Is extremely popular with many cats because of its smell. Especially cat owners are fond of the plant, however – a decoction of rosemary should help externally sprayed against the annoying cat fleas. But even if the cat nibbles on rosemary, this is not bad: The plant is not only safe for cats, it is even attributed an anti-inflammatory effect in the four-legged rosemary

Chamomile (Matricaria chamomilla)

Is one of the medicinal plants not only for humans but also for cats? Offered as a tea or dried mixed in, chamomile can help with gastrointestinal problems and is a frequently used household remedy, especially for diarrhea.

Chamomile can also have a soothing effect on inflamed areas in the mouth. For smaller wounds, chamomile tea can also be used for cleaning, as it has an antiseptic and soothing effect. But be careful: chamomile should not be used on deep wounds or in the eye area.chamomile flowers

Catnip (Nepeta cataria)

Is one of the best-known herbs for cats. On many cats, the plant has an intoxicating effect, so that the cats change their behavior significantly. The scent of catnip often has a stimulating effect and toys with catnip are often lively played with.

If, on the other hand, dried catnip is fed, it can have an appetizing or slightly sedating effect, which is why it may be especially helpful in stressful situations. However, since every cat reacts differently to catnip, oral administration, in particular, should always be discussed with a veterinarian.catnip

Scented plants for cats

For cats, herbs are often particularly interesting because of their intense smell and can even have a calming or stimulating effect on them. Which herbs cats particularly like, we reveal here:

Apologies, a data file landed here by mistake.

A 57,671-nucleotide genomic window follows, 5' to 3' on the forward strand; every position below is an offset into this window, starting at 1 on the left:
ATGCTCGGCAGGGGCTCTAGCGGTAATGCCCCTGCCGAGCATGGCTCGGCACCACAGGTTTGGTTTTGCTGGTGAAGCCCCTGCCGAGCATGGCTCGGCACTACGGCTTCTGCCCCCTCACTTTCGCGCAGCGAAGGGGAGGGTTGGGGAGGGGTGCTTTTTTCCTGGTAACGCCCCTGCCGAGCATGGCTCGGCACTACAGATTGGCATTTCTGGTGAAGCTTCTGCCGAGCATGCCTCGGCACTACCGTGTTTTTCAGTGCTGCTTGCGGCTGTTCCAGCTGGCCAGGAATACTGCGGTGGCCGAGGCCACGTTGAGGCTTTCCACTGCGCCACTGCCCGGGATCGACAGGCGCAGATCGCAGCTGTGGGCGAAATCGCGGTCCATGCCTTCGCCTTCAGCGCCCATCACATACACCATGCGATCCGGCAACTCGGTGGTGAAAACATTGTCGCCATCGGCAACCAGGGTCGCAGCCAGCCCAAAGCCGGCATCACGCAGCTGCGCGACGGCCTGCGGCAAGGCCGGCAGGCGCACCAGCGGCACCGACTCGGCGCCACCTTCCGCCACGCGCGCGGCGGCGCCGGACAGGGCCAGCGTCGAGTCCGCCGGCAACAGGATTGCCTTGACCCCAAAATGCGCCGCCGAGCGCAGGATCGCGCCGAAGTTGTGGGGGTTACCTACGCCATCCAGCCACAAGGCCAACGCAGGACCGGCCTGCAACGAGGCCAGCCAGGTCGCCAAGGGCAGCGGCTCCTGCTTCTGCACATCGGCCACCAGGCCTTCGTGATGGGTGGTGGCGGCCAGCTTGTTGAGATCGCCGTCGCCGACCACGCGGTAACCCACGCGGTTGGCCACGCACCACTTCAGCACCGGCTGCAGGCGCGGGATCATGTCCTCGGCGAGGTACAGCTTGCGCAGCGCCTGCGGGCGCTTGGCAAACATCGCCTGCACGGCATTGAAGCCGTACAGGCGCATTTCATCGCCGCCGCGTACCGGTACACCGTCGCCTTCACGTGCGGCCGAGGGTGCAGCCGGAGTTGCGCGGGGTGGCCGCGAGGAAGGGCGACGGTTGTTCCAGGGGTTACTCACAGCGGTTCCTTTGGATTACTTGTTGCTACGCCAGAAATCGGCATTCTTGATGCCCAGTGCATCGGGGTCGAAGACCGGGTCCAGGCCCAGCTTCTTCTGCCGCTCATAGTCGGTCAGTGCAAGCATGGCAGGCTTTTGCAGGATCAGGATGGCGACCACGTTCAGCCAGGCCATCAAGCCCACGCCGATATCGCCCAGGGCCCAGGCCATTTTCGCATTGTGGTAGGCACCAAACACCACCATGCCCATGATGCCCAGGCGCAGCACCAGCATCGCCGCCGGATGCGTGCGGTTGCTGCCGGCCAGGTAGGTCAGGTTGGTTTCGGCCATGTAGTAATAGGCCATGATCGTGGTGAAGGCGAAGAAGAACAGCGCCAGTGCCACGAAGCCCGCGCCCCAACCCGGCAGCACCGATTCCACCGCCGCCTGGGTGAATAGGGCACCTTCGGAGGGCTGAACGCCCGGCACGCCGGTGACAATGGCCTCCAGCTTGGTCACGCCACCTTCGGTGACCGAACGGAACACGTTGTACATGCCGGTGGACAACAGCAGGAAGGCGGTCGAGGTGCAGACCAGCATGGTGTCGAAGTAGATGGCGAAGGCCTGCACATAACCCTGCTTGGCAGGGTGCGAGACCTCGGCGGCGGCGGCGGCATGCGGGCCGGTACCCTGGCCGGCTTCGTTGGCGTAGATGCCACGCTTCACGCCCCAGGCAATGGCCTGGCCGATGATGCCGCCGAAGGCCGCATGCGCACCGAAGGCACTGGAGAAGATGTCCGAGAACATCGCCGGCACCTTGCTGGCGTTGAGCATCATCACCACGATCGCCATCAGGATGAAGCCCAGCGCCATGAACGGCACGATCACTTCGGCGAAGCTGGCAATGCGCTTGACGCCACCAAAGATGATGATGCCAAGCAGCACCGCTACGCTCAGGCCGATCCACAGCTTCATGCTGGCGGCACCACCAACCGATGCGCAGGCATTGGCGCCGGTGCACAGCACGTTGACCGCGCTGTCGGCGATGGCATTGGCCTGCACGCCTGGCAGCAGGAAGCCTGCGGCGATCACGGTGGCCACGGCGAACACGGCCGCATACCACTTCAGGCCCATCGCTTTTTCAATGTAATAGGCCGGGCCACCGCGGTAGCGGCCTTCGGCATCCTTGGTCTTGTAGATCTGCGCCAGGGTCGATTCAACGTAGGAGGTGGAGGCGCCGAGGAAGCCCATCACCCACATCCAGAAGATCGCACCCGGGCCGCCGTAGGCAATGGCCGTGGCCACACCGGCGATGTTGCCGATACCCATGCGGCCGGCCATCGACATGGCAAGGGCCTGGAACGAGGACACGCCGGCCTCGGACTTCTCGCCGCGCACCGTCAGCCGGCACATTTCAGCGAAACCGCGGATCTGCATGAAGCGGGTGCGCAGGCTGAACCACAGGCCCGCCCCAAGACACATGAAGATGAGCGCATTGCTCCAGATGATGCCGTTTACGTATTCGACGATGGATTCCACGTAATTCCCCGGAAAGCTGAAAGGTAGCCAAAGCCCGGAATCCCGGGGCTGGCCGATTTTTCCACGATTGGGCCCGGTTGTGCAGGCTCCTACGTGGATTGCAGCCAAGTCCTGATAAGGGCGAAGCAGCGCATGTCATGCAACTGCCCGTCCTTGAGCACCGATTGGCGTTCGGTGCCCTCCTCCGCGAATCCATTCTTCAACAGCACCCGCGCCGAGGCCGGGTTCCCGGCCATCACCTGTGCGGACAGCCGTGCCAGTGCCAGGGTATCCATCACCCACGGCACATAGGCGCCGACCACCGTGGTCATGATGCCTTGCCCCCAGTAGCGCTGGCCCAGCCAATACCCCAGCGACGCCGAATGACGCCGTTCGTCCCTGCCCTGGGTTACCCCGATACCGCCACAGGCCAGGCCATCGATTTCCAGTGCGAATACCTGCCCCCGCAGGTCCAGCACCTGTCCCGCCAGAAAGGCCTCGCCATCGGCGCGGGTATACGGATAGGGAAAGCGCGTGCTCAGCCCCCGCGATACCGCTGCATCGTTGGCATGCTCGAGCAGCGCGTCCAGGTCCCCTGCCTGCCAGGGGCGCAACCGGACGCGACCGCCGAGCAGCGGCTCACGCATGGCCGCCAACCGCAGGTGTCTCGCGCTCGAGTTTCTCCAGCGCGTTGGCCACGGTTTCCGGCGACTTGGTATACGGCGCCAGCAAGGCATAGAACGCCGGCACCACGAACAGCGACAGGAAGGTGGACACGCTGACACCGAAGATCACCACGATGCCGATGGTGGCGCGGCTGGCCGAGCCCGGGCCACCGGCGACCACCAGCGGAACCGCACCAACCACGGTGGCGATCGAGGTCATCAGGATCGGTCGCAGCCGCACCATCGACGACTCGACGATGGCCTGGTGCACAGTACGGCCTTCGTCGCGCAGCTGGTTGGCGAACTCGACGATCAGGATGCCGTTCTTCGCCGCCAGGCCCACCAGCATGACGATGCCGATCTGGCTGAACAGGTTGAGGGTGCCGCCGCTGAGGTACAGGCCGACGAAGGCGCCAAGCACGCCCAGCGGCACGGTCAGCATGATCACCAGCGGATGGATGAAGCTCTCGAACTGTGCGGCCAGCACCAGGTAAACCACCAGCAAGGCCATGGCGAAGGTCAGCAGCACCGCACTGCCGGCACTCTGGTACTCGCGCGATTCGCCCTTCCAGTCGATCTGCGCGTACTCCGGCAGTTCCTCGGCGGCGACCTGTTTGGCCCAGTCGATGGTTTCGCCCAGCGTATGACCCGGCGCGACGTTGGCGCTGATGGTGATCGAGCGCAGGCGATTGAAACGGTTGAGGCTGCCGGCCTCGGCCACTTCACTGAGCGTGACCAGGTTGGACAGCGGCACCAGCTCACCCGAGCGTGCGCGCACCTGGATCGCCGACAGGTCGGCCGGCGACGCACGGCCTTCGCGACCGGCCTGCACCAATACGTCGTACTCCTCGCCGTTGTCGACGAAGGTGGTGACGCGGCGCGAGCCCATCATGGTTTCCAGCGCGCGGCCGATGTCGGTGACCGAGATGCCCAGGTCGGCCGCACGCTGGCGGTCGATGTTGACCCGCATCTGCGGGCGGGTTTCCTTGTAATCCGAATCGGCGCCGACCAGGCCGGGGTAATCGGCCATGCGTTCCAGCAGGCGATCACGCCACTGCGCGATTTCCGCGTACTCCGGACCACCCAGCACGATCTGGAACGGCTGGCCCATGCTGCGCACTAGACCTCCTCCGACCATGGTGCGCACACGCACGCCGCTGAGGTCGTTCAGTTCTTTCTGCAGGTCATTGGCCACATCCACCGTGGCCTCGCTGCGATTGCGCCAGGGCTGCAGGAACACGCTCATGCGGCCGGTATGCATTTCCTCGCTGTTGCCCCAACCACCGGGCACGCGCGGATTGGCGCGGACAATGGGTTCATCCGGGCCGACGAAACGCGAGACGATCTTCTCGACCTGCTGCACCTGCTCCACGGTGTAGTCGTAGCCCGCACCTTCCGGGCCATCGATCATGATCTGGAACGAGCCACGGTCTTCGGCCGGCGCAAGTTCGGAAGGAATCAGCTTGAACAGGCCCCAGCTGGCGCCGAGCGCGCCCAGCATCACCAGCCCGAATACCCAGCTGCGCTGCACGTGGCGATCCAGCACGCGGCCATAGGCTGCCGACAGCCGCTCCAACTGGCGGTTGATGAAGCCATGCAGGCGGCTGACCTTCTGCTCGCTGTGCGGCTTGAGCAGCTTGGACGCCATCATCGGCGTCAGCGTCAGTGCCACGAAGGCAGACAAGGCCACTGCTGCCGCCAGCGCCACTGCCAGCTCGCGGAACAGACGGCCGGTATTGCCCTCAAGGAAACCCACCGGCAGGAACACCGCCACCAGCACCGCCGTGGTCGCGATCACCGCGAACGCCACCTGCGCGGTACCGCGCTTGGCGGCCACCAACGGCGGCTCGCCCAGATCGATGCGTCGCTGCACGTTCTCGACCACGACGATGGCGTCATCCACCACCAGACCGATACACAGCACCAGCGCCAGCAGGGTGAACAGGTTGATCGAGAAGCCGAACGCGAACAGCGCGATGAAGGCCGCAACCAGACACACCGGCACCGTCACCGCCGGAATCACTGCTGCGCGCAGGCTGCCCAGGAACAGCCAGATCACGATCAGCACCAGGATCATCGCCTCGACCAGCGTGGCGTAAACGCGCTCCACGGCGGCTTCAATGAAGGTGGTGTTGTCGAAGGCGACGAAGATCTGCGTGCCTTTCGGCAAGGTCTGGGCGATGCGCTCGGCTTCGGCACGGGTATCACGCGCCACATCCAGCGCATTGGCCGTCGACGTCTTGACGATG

Valerian (Valeriana officinalis)

Is known in humans especially for its calming effect. With cats, however, it is exactly the opposite – tired animals become lively by the smell of the herb and seem almost intoxicated by it.

Toys filled with valerian or scented with valerian are especially popular to get animals used to disagreeable places such as the transport basket. Feeding valerian, on the other hand, is not recommended: While the plant is considered nontoxic in small amounts, it can cause vomiting if ingested in larger amounts.

Some cats also react aggressively to the smell of valerian.

black cat and valerian plant in the pot

Lavender (Lavandula angustifolia)

Divides the cat world: while some cats avoid the herb altogether, other cats are taken with the strong-smelling plant. When cats like the smell of lavender, the plant often has a calming and relaxing effect on them.

Additionally, lavender is considered non-toxic, so even light nibbling of the plant usually poses no danger.

cat in the lavandele

Cat thyme (Teucrium marum)

Similar to catnip, also belongs to the herbs for cats that have an intoxicating effect. In fact, the plant is almost more popular than catnip even among cats.

Toys with cat chamomile are especially popular, but the plant also magically attracts cats and puts them in a euphoric thyme pink flower

Matatabi (Actinidia polygama)

Matatabi (Actinidia polygama)Also called Japanese ray pencil. In Asia, on the other hand, the plant is a must for every cat lover – the herb has an intoxicating effect on cats, reminiscent of catnip.

In fact, the effect of matatabi is considered to be even stronger than that of catnip, so that even cats are attracted to the plant, which otherwise can not be animated by scented plants.

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One Comment

  1. Essential oil of Lavender is HIGHLY toxic to cats, I know of at least two cats who were seriously damaged by it, one died and the other suffered neurological damage for the rest of its life, because the owner was innocently using essential oil of lavender in a mist diffuser in the same room the cats were in, not realizing she was slowly poisoning them.
    Since cats have such high toxicity to Lavender I would be leery of having cats around it for this reason, even in its whole plant form.
    Thank you for this blog !